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US roads and railways humming with more freight on the move at last

US surface transport numbers for September – both for truck and intermodal traffic – show gains that point to a continuing recovery of the economy.

And this picture is reinforced by a rise in the CASS Freight Index for last month and by gains in retail sales.

The shipment count of the CASS index, widely viewed as one of the more accurate barometers of the US freight market, climbed 7.1% from August to end up 1.8% below its level of September 2019.

Spend on freight, the second category measured on the index, ended up 1.2% higher than a year earlier, thanks to a 7.2% gain over August.

David Ross, transport analyst at Stifel and CASS author, says the index “shows the ‘V’ shape of the recovery”, and he went on to predict year-on-year gains in October, if “the absolute level just holds at September levels”.

And activity on rail and road supports the strong reading of the CASS index: traffic statistics from the American Trucking Association (ATA) for last month show an increase of 6.7% in tonnage on August. On a seasonally adjusted basis, tonnage was down 2.7% year on year.

The ATA’s tally for the third quarter was 2.4% higher than in the second quarter, and for the first nine months, trucking tonnage was down 3.3% on the previous year.

“September had a nice recovery after a significant decline in August,” said ATA chief economist Bob Costello. “The truck freight market continues to be bifurcated, with strength in retail and home construction but some continued weakness in industrial cargo.”

Intermodal volumes also increased: September statistics from the Intermodal Association of North America (IANA) show total shipments for the month up 8.6% year on year; the domestic container count was up 14.4%; trailers rose 16.2%. The overall tally for domestic equipment was up 14.6%, while international containers climbed 2.9%.

For the first nine months of the year, IANA clocked up gains in domestic containers (1.7%), whereas trailers slipped 9.8%, international containers dropped 11% and total units were down 5.7%.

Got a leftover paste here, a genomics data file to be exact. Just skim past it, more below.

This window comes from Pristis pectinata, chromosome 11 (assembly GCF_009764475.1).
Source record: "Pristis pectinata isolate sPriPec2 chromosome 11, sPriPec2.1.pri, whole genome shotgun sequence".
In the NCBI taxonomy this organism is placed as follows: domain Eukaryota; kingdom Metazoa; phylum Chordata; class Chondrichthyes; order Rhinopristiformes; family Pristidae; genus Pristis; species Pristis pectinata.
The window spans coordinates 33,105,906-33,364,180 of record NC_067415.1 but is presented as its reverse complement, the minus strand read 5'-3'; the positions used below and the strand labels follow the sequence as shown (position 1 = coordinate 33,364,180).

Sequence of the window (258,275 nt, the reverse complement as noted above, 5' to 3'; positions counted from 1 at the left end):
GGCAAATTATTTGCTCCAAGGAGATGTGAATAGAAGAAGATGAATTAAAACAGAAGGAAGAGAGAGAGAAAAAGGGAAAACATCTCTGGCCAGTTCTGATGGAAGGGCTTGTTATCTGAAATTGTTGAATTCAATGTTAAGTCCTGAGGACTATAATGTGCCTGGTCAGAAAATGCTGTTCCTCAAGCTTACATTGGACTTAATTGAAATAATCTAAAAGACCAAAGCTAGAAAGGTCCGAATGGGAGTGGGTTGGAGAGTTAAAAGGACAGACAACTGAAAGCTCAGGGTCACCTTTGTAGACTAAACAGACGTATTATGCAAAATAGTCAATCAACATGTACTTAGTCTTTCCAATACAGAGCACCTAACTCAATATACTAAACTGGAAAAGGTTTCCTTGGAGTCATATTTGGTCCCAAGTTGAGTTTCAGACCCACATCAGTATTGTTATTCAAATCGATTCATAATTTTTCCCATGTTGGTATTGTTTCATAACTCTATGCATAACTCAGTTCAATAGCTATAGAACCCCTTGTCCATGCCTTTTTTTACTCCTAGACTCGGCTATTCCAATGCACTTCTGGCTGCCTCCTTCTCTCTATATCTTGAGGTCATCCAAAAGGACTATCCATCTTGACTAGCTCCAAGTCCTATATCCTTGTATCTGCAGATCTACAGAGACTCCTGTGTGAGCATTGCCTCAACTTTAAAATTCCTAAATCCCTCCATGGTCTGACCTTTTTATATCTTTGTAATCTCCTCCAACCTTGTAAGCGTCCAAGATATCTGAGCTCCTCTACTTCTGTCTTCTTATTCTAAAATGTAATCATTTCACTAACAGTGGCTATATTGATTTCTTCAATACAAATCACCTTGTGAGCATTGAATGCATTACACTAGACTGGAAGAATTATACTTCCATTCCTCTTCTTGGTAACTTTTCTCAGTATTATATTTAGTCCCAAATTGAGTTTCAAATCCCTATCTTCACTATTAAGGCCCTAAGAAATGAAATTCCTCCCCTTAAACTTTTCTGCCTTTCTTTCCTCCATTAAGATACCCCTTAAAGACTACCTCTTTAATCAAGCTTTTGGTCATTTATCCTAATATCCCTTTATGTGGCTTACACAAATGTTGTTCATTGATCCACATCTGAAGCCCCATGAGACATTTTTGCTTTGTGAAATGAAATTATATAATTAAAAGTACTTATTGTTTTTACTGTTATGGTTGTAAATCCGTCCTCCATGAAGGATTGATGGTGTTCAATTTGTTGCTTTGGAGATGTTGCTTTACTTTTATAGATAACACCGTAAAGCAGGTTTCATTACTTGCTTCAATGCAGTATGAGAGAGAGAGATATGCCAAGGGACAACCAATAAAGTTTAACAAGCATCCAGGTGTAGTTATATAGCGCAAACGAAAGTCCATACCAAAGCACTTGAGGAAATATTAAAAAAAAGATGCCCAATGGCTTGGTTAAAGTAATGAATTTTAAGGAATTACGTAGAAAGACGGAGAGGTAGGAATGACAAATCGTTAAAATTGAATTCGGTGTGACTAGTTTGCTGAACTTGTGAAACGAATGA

According to the Association of American Railroads, September was the fourth-best month ever in US intermodal traffic.

Much of the rise in intermodal volume has been driven by the surge in imports, notably through the west coast ports. According to industry executives, e-commerce has been a big driver of this as online merchants shifted from airfreight to less-expensive ocean services and retailers have been restocking depleted inventory levels.

This reflects the growth in online shopping, the strongest-growing segment in US retail sales. According to the US Department of Commerce, retail sales in September were 1.9% higher than in August and up 5.4% year on year. Non-store retail, which includes e-commerce, surged 23.8% over September 2019.

The National Retail Federation (NRF) registered gains in three-quarters of the categories it tracks, from sporting goods and clothing over general merchandise and health/personal care to furniture, building materials and garden supplies. Electronics and appliances were down, both month on month and year on year.

“Retail sales are continuing to build on the momentum we’ve seen through the summer and have been boosted by an improving labour market, a rebound in consumer confidence and elevated savings,” said NRF chief economist Jack Kleinhenz.

And the outlook is positive, according to Mr Ross. He expects the market to maintain its strength through to the end of the year, citing lean inventory levels, the rising tide of imports and signs of consumer confidence.

This article originally appeared on The Load Star

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